Skagway Monkey Business

In her book of stories from the Gold Rush, Ella Lung Martinsen in “Trail to North Star Gold” remembered an organ grinder in Skagway in 1898.
She said the monkey was putting on a “Soapy Smith street show”. It was dressed in a tiny man’s suit, a red striped vest, a derby hat and high topped boots. Across his chest dangled an imitation nugget watch chain, and in his belt was stuck a toy pistol.
“…His little green eyes roamed furtively over the crowd, as he kept up his odd little jig. The gypsy organ grinder energetically pumped out lively, bouncy tunes, but “A Hot Time in the Old Town Tonight” seemed to be a favorite with the crowd. It greatly pleased the monkey too, who almost went berserk when the tempo was increased to a fever pitch. Jumping up and down, flapping his arms, he grabbed up tiny pieces of soapy from a container and flung them in wild frenzy at the audience, just like a jungle beast throwing coconuts! Of course his antics hightly pleased the crowd, They dodged and grabbed and got souvenir soap. At quick intervals, the little fellow hopped down from his box and passed his hat among the crowd for donations. When the hat was full of nickles and dimes, the monkey would rush back to his master. Greedily, he would sweep the contents into a small tin box, then he would pat the little fellow and give him peanuts.”

I haven’t seen an organ grinder with a monkey since about 1969 and that was at Knott’s Berry Farm in Anaheim. As kids, I remember my brothers and I would beg pennies from our dad to give to the monkey who would grab them and put them in his little bag. Seen above is a picture from 1892 but not from Skagway.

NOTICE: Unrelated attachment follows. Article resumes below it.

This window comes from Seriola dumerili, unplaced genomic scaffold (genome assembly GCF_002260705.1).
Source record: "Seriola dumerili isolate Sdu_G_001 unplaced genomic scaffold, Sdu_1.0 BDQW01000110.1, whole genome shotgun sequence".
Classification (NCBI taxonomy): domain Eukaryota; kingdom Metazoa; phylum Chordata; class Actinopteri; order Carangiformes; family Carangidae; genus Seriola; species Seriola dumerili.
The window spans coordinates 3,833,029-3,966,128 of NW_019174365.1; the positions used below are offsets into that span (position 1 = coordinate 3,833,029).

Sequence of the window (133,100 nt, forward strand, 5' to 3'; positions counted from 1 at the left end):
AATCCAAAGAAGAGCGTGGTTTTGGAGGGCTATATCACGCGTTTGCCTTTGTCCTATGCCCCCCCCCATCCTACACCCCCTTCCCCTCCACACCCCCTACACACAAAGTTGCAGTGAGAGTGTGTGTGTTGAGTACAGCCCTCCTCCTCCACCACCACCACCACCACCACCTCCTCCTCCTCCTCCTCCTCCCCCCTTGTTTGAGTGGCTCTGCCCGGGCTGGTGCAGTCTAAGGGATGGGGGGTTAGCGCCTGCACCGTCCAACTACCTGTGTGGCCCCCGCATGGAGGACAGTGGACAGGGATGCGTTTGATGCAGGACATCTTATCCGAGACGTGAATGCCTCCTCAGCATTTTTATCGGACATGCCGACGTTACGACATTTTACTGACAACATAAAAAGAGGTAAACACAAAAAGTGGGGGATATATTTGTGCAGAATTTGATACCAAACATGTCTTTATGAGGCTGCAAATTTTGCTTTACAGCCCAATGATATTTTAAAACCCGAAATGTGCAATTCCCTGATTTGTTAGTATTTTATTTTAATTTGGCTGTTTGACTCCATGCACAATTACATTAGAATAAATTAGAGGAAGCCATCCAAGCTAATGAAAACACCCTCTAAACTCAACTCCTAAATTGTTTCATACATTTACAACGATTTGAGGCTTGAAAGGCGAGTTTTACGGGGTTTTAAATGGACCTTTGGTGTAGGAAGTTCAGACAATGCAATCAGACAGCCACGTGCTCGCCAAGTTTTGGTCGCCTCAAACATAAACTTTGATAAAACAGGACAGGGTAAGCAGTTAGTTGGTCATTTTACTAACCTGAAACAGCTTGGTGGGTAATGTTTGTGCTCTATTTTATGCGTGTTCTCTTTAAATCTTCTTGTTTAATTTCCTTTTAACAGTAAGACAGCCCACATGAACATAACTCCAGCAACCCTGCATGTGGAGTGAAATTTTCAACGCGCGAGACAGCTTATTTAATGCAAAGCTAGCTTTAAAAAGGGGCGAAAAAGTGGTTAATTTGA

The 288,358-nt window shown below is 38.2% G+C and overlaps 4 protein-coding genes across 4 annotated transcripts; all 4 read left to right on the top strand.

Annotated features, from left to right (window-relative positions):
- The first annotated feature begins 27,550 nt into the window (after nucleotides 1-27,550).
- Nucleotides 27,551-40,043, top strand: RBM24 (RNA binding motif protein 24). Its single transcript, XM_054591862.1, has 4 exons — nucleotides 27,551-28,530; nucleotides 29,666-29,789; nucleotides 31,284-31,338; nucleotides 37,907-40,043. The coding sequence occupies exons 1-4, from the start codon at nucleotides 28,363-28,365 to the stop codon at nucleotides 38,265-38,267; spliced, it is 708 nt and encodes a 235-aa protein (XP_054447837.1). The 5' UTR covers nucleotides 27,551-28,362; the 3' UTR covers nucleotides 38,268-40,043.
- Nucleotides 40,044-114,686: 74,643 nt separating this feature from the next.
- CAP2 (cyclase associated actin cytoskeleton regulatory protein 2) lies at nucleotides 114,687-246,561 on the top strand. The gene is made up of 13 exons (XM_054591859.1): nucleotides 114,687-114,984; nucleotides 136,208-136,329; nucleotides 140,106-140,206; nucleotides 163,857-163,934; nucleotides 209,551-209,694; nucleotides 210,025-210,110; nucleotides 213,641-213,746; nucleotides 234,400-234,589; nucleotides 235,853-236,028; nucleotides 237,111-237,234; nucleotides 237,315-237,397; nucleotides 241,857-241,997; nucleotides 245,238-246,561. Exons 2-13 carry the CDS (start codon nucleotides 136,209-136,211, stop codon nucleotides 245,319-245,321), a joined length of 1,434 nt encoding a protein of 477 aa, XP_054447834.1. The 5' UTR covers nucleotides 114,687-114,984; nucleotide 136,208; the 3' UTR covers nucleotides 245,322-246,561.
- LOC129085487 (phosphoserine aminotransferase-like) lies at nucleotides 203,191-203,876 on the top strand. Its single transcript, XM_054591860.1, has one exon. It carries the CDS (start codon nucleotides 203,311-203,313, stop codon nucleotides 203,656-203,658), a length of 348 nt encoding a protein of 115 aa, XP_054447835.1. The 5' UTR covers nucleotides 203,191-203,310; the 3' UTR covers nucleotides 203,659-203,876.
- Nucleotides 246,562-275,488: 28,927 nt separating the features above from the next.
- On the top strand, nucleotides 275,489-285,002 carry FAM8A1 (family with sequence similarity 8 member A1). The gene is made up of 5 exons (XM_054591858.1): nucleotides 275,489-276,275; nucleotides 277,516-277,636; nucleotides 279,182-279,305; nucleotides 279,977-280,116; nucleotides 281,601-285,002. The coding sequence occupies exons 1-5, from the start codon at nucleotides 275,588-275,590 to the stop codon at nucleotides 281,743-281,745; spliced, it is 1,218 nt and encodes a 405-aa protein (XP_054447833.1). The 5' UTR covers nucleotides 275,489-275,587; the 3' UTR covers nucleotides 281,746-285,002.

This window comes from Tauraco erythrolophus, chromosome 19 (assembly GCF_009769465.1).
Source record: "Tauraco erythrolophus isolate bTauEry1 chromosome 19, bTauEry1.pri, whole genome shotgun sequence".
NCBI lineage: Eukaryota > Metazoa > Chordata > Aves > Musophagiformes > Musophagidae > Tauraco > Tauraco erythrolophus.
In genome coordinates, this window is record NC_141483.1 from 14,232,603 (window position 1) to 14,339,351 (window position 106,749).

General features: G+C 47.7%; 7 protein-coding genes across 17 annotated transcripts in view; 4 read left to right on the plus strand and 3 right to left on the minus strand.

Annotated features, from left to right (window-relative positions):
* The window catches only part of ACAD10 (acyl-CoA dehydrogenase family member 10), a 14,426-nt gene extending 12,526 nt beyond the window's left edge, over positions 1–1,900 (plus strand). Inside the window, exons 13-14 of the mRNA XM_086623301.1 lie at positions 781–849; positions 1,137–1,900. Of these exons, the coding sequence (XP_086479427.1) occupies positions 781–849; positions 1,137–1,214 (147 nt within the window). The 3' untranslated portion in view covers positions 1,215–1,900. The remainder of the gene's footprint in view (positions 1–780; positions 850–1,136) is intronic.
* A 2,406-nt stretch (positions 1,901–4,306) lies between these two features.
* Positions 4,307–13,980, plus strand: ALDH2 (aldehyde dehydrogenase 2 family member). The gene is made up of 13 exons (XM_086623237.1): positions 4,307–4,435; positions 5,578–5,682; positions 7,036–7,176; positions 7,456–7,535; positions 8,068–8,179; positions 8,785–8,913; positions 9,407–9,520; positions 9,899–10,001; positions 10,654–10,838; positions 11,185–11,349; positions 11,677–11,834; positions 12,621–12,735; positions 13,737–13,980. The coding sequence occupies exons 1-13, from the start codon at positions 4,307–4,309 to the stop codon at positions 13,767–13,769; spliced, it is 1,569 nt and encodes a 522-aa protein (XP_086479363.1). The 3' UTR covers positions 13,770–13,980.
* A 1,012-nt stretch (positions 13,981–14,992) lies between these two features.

Trail to North Star Gold by Martinsen p 24-25.



2 Replies to “Skagway Monkey Business”

  1. Great story!

    Speaking of Knott’s Berry Farm, the train engine #41 hauled passenger cars to and from Creede, Colorado in 1892. Of the passengers were Soapy Smith and his “associates.”

    At Knott’s do you remember the chicken in the box that played (pecked) a piano when you put a nickle in the slot. After a few pecks at the keys the chicken was rewarded with some food.

  2. Yes! I had forgotten about that – it was in Old MacDonalds Farm! I especially liked the gumball machines where the little man took your coin and moved it around and then gave you your gumball. Also, rode the train whenever we could, I just loved putting pennies on the track to get squished too… We would go to KBF every Sunday after church and just hang out until they started charging to get in. (My mother cursed Russel up and down for that). – And it’s Buena Park, not Anaheim, sorry…

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